I’m always amazed when finding out that a poetry collection I’m in love with is a debut. I spend a lot of time on this blog promoting debuts because so many of them are armed with the social and political fervor that makes reading poetry an act of resistance. 2017 is the year poetry and art will save us, and Solmaz Sharif’s collection Look reminded me why. At a time when we are desensitized to cruelty, finding truth and humanity is difficult. Look demands our attention, and holds us accountable for our nation’s brutality. In Look, Sharif uses the United States Department of Defense’s Dictionary of Military and Associated Terms to craft poems that alarm and dismantle. These are poems that take the American invasion of Afghanistan and Iraq and make this war into something personal. This collection forces us to bear witness, and to understand the importance of our words and the way we use language.
In the poem “Desired Appreciation” the speaker confronts her own “learned helplessness:” “Am I grateful to be here? Someone eventually asks / If I love this country” (lines 8-9). What I find interesting about this poem is that the speaker protests her own obedience to America, and starts the poem off by arguing against the harmlessness of her Muses’ poetry. It makes a direct statement towards arts’ responsibility to challenge injustice. It also speaks for immigrants who oftentimes do not vocalize their disagreement against this country for fear of appearing unpatriotic in a place where they already feel they are unwelcome.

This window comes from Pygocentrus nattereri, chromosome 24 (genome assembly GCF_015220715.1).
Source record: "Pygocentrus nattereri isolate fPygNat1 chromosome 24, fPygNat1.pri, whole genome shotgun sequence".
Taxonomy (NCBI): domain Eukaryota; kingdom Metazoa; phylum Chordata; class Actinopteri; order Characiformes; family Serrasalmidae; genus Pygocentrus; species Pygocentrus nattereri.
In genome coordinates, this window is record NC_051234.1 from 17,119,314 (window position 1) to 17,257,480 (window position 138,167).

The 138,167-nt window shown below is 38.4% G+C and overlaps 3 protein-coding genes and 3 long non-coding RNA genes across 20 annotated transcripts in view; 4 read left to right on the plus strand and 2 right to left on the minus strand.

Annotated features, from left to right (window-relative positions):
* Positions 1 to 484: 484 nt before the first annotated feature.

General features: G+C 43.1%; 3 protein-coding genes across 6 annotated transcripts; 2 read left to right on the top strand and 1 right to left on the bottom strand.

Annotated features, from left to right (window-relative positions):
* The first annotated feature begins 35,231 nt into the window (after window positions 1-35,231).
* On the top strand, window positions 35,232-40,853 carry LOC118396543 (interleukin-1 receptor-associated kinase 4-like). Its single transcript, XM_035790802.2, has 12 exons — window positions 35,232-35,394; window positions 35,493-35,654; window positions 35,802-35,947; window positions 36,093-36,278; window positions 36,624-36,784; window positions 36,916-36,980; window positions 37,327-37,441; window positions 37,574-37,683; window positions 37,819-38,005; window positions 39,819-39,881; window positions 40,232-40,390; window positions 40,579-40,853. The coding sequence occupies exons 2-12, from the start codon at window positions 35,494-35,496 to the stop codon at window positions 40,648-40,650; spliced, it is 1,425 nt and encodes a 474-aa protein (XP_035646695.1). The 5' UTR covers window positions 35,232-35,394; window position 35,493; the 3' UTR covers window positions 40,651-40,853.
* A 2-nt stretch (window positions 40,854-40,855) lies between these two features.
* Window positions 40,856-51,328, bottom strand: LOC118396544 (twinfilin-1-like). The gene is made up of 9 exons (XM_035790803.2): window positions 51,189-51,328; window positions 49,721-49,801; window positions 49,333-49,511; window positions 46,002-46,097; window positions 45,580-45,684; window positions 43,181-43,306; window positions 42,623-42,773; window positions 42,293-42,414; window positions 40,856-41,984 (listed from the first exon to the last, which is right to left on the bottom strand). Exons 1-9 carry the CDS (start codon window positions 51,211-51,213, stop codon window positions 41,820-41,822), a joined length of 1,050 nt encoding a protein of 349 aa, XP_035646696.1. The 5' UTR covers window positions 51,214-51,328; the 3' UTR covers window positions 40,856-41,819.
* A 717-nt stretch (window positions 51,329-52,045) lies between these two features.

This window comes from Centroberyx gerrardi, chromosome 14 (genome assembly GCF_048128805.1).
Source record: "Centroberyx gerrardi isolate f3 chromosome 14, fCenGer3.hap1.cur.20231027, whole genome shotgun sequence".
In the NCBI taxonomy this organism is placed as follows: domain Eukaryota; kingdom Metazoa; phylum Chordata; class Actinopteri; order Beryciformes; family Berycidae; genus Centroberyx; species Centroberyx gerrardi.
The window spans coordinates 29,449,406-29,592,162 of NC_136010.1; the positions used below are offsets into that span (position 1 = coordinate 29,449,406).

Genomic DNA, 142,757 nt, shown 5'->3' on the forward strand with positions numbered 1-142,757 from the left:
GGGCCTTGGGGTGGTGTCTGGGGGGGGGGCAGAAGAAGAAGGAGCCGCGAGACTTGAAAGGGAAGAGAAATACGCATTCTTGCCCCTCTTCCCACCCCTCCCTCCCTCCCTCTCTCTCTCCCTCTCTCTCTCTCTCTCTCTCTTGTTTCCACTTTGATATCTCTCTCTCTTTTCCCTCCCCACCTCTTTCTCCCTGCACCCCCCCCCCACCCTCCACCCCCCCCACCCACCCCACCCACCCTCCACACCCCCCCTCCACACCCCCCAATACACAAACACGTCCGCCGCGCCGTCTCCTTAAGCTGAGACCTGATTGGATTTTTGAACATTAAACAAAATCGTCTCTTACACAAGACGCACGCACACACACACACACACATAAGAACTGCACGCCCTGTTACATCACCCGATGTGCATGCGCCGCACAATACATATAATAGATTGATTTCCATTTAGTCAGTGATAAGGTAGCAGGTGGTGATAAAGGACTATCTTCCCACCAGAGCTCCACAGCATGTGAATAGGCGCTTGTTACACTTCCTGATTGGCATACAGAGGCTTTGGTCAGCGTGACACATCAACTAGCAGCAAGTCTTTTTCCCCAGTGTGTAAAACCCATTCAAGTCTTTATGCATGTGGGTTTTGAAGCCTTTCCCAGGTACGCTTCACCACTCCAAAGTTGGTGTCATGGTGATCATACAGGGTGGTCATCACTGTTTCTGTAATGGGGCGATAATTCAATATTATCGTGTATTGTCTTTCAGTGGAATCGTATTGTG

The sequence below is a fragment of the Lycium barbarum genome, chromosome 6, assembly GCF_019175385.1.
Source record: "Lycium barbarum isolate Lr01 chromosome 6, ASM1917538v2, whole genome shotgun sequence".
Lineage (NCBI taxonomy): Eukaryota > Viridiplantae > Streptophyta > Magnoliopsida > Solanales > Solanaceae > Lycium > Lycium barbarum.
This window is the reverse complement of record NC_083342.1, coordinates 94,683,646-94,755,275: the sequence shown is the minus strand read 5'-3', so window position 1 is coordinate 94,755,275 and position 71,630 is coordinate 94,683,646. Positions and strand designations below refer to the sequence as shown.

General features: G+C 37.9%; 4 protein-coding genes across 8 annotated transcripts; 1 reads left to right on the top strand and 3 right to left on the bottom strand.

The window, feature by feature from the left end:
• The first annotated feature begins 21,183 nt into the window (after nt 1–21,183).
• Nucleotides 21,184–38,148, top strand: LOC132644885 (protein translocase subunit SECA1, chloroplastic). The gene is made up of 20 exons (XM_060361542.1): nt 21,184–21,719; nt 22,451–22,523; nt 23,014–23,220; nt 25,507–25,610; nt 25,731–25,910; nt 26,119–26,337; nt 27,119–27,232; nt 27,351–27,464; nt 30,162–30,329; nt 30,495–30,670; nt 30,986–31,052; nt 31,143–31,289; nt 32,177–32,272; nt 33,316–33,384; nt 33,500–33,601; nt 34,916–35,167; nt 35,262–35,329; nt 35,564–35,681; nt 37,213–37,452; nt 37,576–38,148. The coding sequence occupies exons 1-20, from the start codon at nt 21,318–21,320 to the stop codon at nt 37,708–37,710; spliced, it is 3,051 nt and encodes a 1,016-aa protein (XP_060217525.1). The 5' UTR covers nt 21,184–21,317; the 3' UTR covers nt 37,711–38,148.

Sharif’s brilliant use of the Dictionary of Military and Associated Terms throughout Look also calls for celebration. Her creative manipulation of these words can be seen in the poem “Safe House:” “Sanctuary where we don’t have to / Sanitize hands or words or knives, don’t have to use a / Scale each morning, worried we take up too much space” (lines 1-3). By using these words, Sharif strips them of their power, making the political personal.
To say that Look is an important collection would be an understatement. It’s a powerful declaration against complacency: “I place a photograph of my uncle on my desktop computer, which means I learn to ignore it” (“Personal Effects”).
Buy Look here.
*As part of my goal to promote small presses, here is some information about Graywolf Press: “Graywolf Press is a leading independent publisher committed to the discovery and energetic publication of contemporary American and international literature. We champion outstanding writers at all stages of their careers to ensure that diverse voices can be heard in a crowded marketplace.”*
(photo of Look courtesy of Graywolf Press)